Family caregivers often feel unprepared to provide care, have inadequate knowledge to deliver proper care, and receive little guidance from the formal health care provider. Nurses and family caregivers rarely agree about specific needs or problems during hospital admission or discharge, in part because nurses are often unaware of the strengths and weaknesses of both the patient and caregiver. Due to inadequate knowledge and skill, family caregivers may be unfamiliar with the type of care they must provide or the amount of care needed. Family caregivers may not know when they need community resources, and then may not know how to access and best utilize available resources. As a result, caregivers often neglect their own health care needs in order to assist their family member, causing deterioration in the caregiver’s health and well-being. 

Our team had a deep thought to this situation that if these young women continue like this without the help of a trained Nurse, medical assistance for the loved mother and also a means of livelihood to take care of their mother, they may also develop mental health issues too like their mother did. To this we came up with this idea to when this call was made: 

1. Survey research on needs assessments both at the beginning and end of the project: in doing this, we had paid a visit to the family to know the current situation of things and after which we decided to apply for this call in order to assist the family caregivers in improving the health of their dementia person. As the project commences, there will be a proper survey research on needs assessments and also at the end of the project to evaluate the outcome of the project intervention. 

2. Training and engaging of nurses (primary caregivers): We will enhance the capacity 10 volunteer nurses on Leadership and Management Skills for Caregivers and Mental Health Management Skills of dementia persons. 2 of these nurses will be engaged to train the family caregiver as administer treatments and also assist them on how to take care of the loved mother (the dementia) while the other 8 nurses will be assigned to at least 4 other identified families that have dementia persons to assist them for the period of this intervention.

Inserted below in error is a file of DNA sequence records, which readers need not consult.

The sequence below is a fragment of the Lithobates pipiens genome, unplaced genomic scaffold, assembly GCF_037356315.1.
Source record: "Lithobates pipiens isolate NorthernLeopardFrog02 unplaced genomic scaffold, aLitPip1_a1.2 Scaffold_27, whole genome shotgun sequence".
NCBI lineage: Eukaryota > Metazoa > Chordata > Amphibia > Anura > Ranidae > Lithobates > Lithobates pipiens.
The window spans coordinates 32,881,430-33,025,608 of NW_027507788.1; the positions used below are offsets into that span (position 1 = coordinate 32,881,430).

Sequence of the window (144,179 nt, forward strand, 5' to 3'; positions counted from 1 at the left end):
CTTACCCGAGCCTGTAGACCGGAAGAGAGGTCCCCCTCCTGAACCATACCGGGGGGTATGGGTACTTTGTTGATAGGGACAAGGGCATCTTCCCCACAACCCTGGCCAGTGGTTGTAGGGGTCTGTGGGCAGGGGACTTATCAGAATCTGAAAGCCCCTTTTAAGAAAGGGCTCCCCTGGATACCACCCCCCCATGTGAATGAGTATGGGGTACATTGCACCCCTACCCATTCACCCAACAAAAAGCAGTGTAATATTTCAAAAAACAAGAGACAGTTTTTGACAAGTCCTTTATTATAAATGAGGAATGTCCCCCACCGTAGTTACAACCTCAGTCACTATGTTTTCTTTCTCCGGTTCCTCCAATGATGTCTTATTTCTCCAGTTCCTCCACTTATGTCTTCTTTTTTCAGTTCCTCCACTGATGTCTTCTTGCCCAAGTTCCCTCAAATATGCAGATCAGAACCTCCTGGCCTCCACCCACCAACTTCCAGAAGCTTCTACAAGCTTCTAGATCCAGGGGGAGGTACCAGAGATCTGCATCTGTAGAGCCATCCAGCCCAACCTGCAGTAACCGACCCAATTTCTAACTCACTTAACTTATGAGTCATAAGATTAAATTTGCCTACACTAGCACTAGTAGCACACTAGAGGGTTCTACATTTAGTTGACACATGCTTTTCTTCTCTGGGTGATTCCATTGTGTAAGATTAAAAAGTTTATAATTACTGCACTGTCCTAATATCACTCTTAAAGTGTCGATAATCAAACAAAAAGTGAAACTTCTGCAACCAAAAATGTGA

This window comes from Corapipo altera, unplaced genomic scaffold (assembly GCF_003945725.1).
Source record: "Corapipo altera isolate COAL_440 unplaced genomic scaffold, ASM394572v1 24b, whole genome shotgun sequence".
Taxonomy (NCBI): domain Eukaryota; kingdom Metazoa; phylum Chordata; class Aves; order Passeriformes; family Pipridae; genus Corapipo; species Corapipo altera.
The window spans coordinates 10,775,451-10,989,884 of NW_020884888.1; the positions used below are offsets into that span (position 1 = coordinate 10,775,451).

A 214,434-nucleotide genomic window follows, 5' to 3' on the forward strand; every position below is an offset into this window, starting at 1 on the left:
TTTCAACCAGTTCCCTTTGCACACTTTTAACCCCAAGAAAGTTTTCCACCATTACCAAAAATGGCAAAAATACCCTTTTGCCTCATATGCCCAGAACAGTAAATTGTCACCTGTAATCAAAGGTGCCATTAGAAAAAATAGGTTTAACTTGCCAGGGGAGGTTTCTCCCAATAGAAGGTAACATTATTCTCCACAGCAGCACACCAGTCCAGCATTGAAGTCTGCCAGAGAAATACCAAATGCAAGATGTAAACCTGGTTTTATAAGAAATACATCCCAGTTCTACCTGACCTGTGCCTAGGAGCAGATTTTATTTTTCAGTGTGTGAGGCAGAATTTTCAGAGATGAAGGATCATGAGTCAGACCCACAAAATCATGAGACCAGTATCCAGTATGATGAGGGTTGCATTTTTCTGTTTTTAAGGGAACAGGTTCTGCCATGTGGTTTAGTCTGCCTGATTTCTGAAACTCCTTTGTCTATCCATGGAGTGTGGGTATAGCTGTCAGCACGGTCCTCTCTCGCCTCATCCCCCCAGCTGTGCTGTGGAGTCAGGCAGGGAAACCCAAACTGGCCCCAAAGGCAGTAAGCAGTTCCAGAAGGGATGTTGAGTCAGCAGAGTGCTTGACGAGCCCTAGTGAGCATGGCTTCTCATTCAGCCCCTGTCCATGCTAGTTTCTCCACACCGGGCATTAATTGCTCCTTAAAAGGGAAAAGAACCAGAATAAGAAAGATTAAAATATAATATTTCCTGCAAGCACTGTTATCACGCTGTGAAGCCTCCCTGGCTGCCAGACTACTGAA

3. Skill acquisition and economic empowerment of the two female (daughters of the dementia) family caregivers: through this intervention, our team will also train and financially empower the two female family caregivers. They will be both trained on different economic skill acquisitions for the period of 3 months and after which they will be financially empowered to kick-start their own business as this will help them to be financially stable with a means of livelihood and this will also help avoid any mental stress that may further cause these girls mental illnesses.

These two ladies will be trained along said with other female identified family caregiver in at least 4 other identified families in the community were the other 8 nurses will be assigned to assist caregivers. 

4. Community outreach for public awareness in the community:

There will be a one day community outreach in the intervention community to create awareness and educate members of the community on the need to assist and promote family caregiver of dementia persons.

5. Monitory and evaluation: An M&E consultant will be hired for effective success of this project. 

Project sustainability: 

After this intervention, the family will no longer have issues of taking care of their mother because they have acquired both mental management skills and economic skills that will boost their capacities to face challenges. The volunteered nurses who have also being trained on management skills on mental health services will also have extend these skills and services even at the expiration of the project and it will no longer be an issue for the family caregivers to assist the nurses with stipends.